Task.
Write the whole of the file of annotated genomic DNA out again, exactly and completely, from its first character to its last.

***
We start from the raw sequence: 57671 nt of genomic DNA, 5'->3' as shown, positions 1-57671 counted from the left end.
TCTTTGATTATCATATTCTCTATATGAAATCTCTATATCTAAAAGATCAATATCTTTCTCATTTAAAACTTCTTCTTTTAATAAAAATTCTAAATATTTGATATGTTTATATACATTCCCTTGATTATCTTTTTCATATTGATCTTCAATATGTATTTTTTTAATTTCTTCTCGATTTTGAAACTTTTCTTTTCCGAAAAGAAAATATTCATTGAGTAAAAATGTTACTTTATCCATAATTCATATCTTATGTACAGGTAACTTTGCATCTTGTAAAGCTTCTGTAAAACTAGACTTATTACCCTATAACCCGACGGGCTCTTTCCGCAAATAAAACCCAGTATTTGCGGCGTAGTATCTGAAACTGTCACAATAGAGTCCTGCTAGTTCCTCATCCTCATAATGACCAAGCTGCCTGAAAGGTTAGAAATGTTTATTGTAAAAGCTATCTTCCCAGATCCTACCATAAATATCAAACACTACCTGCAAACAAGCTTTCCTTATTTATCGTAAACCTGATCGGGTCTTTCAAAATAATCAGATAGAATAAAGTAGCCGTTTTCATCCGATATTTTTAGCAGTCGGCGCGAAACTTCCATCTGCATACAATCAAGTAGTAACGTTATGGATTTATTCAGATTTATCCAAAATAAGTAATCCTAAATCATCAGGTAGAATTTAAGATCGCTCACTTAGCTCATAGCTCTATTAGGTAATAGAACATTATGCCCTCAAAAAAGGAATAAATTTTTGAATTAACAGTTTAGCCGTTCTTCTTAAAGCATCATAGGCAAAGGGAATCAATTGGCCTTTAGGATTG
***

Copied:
We start from the raw sequence: 57671 nt of genomic DNA, 5'->3' as shown, positions 1-57671 counted from the left end.
TCTTTGATTATCATATTCTCTATATGAAATCTCTATATCTAAAAGATCAATATCTTTCTCATTTAAAACTTCTTCTTTTAATAAAAATTCTAAATATTTGATATGTTTATATACATTCCCTTGATTATCTTTTTCATATTGATCTTCAATATGTATTTTTTTAATTTCTTCTCGATTTTGAAACTTTTCTTTTCCGAAAAGAAAATATTCATTGAGTAAAAATGTTACTTTATCCATAATTCATATCTTATGTACAGGTAACTTTGCATCTTGTAAAGCTTCTGTAAAACTAGACTTATTACCCTATAACCCGACGGGCTCTTTCCGCAAATAAAACCCAGTATTTGCGGCGTAGTATCTGAAACTGTCACAATAGAGTCCTGCTAGTTCCTCATCCTCATAATGACCAAGCTGCCTGAAAGGTTAGAAATGTTTATTGTAAAAGCTATCTTCCCAGATCCTACCATAAATATCAAACACTACCTGCAAACAAGCTTTCCTTATTTATCGTAAACCTGATCGGGTCTTTCAAAATAATCAGATAGAATAAAGTAGCCGTTTTCATCCGATATTTTTAGCAGTCGGCGCGAAACTTCCATCTGCATACAATCAAGTAGTAACGTTATGGATTTATTCAGATTTATCCAAAATAAGTAATCCTAAATCATCAGGTAGAATTTAAGATCGCTCACTTAGCTCATAGCTCTATTAGGTAATAGAACATTATGCCCTCAAAAAAGGAATAAATTTTTGAATTAACAGTTTAGCCGTTCTTCTTAAAGCATCATAGGCAAAGGGAATCAATTGGCCTTTAGGATTG